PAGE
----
WILLIAM B. DAVIS:  Generally, the experience has all been good. I have been brought by the show and my role in it to a lot of different places, from more science fiction roles to skeptical conferences. But I have not really been ‘typed’ and I get to play many other types of characters.

THE FEEDBACK SOCIETY:  What is the hard part about giving a nuanced performance on a TV show?

WILLIAM B. DAVIS:  [I] have done a number of TV movies that are challenging, as they are so often written for plot rather than character, and with clumsy exposition. But as always, what the actor has to do is find a reason, however bizarre, for why he has to say what he says.

THE FEEDBACK SOCIETY:  If you could act alongside any actor, living or dead, from the last 50 years, who would it be, and why?

WILLIAM B. DAVIS:  Strangely, it would be Ed Harris. Years ago I worked as a rehearsal actor for a film called Needful Things. The spark he brought to the interaction between us just in our little rehearsal was so fresh and spontaneous. I would love to see where that might go in some real work.

THE FEEDBACK SOCIETY:  What piece of work have you done that you’re proud of, aside from The X-Files, that fans should seek out?

WILLIAM B. DAVIS:  I am proud now of the work I am doing on the current show, Continuum. And there is my memoir. Fans might like the audio version of the memoir which I narrate.  [Available at]

THE FEEDBACK SOCIETY:  Do you find that people are threatened or surprised by how different you are in real life, as opposed to The CSM?  I’m especially talking about your work with The Canadian Cancer Society, and even more so, your lectures on skepticism.

WILLIAM B. DAVIS:  People used to be surprised by how different I am from the character of CSM. Maybe the most surprised was a female fan who met me in London three years ago. And married me!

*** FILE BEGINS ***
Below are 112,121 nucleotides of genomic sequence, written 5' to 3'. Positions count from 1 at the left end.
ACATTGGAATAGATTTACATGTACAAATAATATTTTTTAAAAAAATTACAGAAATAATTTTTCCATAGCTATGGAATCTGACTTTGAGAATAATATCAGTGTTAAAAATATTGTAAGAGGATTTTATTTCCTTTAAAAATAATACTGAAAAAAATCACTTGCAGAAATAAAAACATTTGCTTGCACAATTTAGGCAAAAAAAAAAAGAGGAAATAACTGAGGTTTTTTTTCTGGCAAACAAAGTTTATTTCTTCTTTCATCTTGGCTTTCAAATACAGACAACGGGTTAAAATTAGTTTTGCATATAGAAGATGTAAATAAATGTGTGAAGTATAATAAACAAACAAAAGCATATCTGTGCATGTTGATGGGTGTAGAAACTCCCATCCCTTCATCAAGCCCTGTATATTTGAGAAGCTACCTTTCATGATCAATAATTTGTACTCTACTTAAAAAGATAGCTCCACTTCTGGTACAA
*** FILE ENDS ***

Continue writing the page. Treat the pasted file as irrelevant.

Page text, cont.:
THE FEEDBACK SOCIETY:  What is the main message of your lecture on skepticism?  Why do you think it’s important to be skeptical?

WILLIAM B DAVIS:  Skepticism is another way of saying we need evidence, often through the scientific method, to support cherished beliefs. Humans are very intelligent but often use that intelligence to defend bad ideas that they arrived at emotionally. How do we tease the truth from the misplaced? One of the most serious of these issues now is climate change. All the scientific evidence points to a desperately dangerous situation which our politicians here and in the US choose to discount despite the evidence.

THE FEEDBACK SOCIETY:  What is the one question you HATE being asked?

WILLIAM B. DAVIS: [“What is your strangest fan moment?”] would fit into that category along with, “what is the funniest thing that ever happened on set?”


* Parts of this interview first appeared in Punch SuperZine

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is a D-level celebrity with delusions of grandeur. A writer, critic, creative director, editor, broadcaster, and occasional filmmaker, his thoughts have appeared on radio, television, in print, and on the web. He is a juror on the Polaris Music Prize and the Juno Awards. He loves Saskatoon. He has horrible night terrors and apocalyptic dreams.